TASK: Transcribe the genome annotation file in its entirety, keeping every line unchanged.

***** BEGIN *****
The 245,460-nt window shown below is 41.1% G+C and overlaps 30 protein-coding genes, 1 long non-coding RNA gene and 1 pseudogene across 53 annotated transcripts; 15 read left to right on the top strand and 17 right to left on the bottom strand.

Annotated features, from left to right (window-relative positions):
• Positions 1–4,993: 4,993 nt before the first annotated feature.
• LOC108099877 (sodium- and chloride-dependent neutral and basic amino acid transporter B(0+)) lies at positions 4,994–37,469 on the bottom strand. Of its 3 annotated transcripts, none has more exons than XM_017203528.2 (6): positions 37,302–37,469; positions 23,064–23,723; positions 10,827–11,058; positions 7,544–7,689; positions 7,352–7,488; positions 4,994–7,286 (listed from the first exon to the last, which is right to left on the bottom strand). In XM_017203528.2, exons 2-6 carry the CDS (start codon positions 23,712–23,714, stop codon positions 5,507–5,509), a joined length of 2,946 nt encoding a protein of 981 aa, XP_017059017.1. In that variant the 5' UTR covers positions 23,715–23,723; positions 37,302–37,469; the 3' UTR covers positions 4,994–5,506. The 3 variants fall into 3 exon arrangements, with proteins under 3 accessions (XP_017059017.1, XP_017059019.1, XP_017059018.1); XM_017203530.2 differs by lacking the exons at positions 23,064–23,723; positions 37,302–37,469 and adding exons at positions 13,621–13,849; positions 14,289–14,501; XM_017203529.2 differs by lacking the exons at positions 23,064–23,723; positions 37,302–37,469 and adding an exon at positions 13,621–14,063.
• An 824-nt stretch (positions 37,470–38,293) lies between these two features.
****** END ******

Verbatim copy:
The 245,460-nt window shown below is 41.1% G+C and overlaps 30 protein-coding genes, 1 long non-coding RNA gene and 1 pseudogene across 53 annotated transcripts; 15 read left to right on the top strand and 17 right to left on the bottom strand.

Annotated features, from left to right (window-relative positions):
• Positions 1–4,993: 4,993 nt before the first annotated feature.
• LOC108099877 (sodium- and chloride-dependent neutral and basic amino acid transporter B(0+)) lies at positions 4,994–37,469 on the bottom strand. Of its 3 annotated transcripts, none has more exons than XM_017203528.2 (6): positions 37,302–37,469; positions 23,064–23,723; positions 10,827–11,058; positions 7,544–7,689; positions 7,352–7,488; positions 4,994–7,286 (listed from the first exon to the last, which is right to left on the bottom strand). In XM_017203528.2, exons 2-6 carry the CDS (start codon positions 23,712–23,714, stop codon positions 5,507–5,509), a joined length of 2,946 nt encoding a protein of 981 aa, XP_017059017.1. In that variant the 5' UTR covers positions 23,715–23,723; positions 37,302–37,469; the 3' UTR covers positions 4,994–5,506. The 3 variants fall into 3 exon arrangements, with proteins under 3 accessions (XP_017059017.1, XP_017059019.1, XP_017059018.1); XM_017203530.2 differs by lacking the exons at positions 23,064–23,723; positions 37,302–37,469 and adding exons at positions 13,621–13,849; positions 14,289–14,501; XM_017203529.2 differs by lacking the exons at positions 23,064–23,723; positions 37,302–37,469 and adding an exon at positions 13,621–14,063.
• An 824-nt stretch (positions 37,470–38,293) lies between these two features.